…the most highly prized of the squash family, grown in many varieties and varying in size from that of a large orange to a weight of fifty or more pounds. It is occasionally cooked as a vegetable, but its principle use is in the form of ‘pumpkin pies (p.515).’
Despite various trendy takes on the original—pumpkin chiffon pie, praline pumpkin pie, pineapple pumpkin pie, pumpkin whoopee pies, pumpkin ice cream pie, pumpkin Alaska pie—the essential pumpkin pie remained true to its origins: mashed and cooked pumpkin, milk or cream, eggs, sugar and spices, and a pastry crust. But, at the same time, almost everything about pumpkin pie has changed radically since Amelia Simmons’ recipes were published.
One obvious change occurred at around the turn of the 19th century, when the rapid expansion of the canning industry brought canned pumpkin to every market. Many cooks were no longer willing—or able—to “stew pumpkin all day” and quickly embraced the canned product for its convenience. By the 1920s, canned pumpkin was a staple, along with canned cranberry sauce, in every grocer’s seasonal advertising.
Publications from the early years of the 20th century provide ample evidence that the canned pumpkin industry was already booming. In 1905, an article by W. F. McClure on “Horticulture: the Pumpkin Pie Industry” in Ohio Farmer, described the state of the industry there:
In northeastern Ohio, large quantities of pumpkins are raised for canning purposes…where is located one of the largest canneries for pumpkins on the American continent. More than 2,000 tons of this product are often used at a cannery in one season…a field that will yield 20 tons to the acre is considered excellent. ..the price ranging in different years from $2.50 to $5 per ton. A ton of pumpkins will make about 1200 pounds when canned.
Commercially canned pumpkin was not only convenient, but it was also generally safer than home-canned pumpkin. In “To Live Well and Cheaply,” (Grocer’s Magazine, March 3, 1913: p. 11), John A. Lee, chairman of the National Canned Foods Week committee, writes that “the modern cannery is more sanitary than a dainty woman’s kitchen.” And in the same publication, Clyde Wilson gives his thoughts “On the Canning of Pumpkin:”
The canner of food has brought no finer art than the preserving of pumpkin in convenient tins… The canning of pumpkin is an enterprise of greater magnitude than most people imagine. One packer had on his grounds at one time last season 4,000 tons of this gorgeous fruit – a novel sight.
At the same time as commercially canned pumpkin was radically changing home pumpkin-pie making, even more convenient and time-saving options were becoming available. By the first years of the 20th century, many consumers had the option of choosing from an array of standardized commercially baked goods, including breads, cakes and pies, as industrialization brought new milling and baking equipment, and, eventually, electrically powered machinery and ovens.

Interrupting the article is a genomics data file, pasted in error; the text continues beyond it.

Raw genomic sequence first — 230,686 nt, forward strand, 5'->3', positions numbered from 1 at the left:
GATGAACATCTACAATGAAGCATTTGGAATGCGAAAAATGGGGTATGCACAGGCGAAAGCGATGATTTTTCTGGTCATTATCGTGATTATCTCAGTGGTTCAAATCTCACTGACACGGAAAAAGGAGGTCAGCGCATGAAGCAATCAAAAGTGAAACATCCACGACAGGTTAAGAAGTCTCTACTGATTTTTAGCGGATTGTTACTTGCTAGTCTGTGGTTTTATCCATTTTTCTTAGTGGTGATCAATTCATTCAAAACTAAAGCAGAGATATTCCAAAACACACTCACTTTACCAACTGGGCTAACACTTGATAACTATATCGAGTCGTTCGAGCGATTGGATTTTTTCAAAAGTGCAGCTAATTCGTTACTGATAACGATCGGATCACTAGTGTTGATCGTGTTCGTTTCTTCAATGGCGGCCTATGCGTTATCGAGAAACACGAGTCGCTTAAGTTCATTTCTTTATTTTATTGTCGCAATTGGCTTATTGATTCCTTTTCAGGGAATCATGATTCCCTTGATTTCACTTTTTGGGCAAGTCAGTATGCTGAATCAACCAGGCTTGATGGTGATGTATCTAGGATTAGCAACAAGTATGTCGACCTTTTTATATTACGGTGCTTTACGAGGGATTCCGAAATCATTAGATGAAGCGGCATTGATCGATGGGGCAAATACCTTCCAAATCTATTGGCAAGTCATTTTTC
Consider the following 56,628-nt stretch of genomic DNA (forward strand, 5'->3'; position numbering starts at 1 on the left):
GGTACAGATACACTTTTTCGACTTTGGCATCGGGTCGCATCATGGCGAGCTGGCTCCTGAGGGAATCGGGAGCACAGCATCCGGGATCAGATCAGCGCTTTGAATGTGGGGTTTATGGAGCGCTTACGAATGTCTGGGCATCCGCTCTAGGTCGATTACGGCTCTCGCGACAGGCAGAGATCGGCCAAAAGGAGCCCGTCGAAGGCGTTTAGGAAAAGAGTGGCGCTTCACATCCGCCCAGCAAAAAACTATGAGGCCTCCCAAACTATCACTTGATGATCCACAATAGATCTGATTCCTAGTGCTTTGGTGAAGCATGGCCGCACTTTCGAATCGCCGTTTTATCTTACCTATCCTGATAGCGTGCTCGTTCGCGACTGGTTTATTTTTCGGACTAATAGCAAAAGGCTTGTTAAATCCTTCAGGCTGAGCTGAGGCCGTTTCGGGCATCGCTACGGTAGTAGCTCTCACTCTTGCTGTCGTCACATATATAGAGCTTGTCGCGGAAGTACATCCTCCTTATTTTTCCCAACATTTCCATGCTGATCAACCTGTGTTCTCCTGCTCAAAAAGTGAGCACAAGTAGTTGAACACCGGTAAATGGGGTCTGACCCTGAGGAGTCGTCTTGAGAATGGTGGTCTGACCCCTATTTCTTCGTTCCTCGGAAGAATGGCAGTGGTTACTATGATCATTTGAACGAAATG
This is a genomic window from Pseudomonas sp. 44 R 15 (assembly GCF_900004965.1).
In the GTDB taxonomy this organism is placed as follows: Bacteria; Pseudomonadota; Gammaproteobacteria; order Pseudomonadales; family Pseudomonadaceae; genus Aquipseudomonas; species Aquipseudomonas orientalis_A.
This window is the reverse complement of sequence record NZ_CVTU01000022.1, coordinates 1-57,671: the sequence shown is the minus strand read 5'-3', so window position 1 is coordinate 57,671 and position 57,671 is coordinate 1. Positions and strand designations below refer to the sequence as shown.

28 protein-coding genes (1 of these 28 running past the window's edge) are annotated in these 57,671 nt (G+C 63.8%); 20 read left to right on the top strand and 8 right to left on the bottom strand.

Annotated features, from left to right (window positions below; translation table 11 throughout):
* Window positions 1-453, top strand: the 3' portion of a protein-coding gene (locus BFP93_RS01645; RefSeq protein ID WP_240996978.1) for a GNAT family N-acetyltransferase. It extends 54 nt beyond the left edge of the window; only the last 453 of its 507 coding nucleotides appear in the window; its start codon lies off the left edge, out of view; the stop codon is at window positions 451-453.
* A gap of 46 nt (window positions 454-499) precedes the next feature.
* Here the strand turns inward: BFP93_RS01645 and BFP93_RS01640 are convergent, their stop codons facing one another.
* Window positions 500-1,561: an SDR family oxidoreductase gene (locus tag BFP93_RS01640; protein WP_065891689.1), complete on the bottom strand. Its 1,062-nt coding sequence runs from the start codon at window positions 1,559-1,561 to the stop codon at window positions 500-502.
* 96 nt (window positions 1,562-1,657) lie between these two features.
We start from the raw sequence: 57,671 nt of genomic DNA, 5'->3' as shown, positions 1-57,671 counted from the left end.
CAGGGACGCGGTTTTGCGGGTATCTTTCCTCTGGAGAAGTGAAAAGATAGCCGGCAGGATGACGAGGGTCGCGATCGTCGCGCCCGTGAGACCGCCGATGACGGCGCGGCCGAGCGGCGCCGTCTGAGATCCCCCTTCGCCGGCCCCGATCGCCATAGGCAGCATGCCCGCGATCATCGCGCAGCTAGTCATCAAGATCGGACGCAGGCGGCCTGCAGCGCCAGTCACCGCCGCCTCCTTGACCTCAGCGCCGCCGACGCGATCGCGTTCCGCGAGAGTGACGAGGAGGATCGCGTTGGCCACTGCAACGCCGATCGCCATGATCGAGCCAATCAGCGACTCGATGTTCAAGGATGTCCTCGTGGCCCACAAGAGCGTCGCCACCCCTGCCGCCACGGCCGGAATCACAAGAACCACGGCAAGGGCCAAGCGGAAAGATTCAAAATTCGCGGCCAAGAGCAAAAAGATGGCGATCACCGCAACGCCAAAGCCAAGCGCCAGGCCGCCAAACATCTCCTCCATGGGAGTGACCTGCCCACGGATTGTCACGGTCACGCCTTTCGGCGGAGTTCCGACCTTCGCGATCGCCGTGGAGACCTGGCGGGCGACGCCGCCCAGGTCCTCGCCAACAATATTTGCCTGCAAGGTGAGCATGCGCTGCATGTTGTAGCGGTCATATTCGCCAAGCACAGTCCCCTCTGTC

City newspapers of the late 1800s describe large bakeries or “pie-factories” which turned out thousands of pies for the supply of restaurants, hotels, boarding-houses, smaller bakeries, and private families. Finished pies from these bakeries were loaded into pie-wagons, and later, trucks, to be delivered throughout the city.
Pumpkin pies were made seasonally, and the advent of the pumpkin pie-making season was often announced in print. “The Pie and its Devotees: The Season for Pumpkin and Cranberry at Hand,” reads a notice in The New York Times on September 14, 1895. Pumpkin pie season continued to be deemed newsworthy into the 20th century. One such headline from the New York Herald Tribune of Sept. 17, 1937 informs readers that “Pumpkin Pie Season Opens Tomorrow When 7,000 Pies Go on Sale in 31 Retail Stores.”
By the early 1960s, Thanksgiving advertising featured not only canned pumpkin pie mix and bakery pies, but ready-to-serve frozen pies. Convenient and affordable, frozen pies caught on quickly—and they continue to be popular today.
Magazines and newspaper food sections promoted frozen pies as “failure-proof.” A column in the Bucks County Courier Times (Nov. 12, 1968) promised they would deliver “the goodness and aroma of traditional home-baked pies without preliminary effort. Not only tremendous time-savers, frozen pies assure the ultimate in freshness, flavor and convenience.” To dress up the pie, and in a nod to its New England heritage, it’s finished with a layer of Pilgrim’s Whipped Ginger Topping.
Even with the wide availability, popularity and convenience of both frozen and bakery pies, many people continued to bake their own pumpkin pies. For some late 20th century cooks, that may have meant stewing a pie pumpkin, but many baby boomers grew up associating pumpkin pie with the recipe on the back of the pumpkin can, the one with evaporated milk, eggs, canned pumpkin, a prebaked crust—and pumpkin pie spice.
Pumpkin pie spice had become ubiquitous by the middle of the 20th century. What was in these packages of pie spice? Despite countless variations, the mix usually includes some combination of ginger, nutmeg, mace, cloves, cinnamon or allspice – all of which we might recognize as the same spices widely used in colonial American cooking, although they were probably measured out more generously than they are today. Closing the circle with a reference to the now almost mythical pie of colonial days, an advertisement in an Ironwood, Michigan paper from 1930 promotes “T&T Mixed Pumpkin Pie Spice: pure spices blended from an old New England recipe.”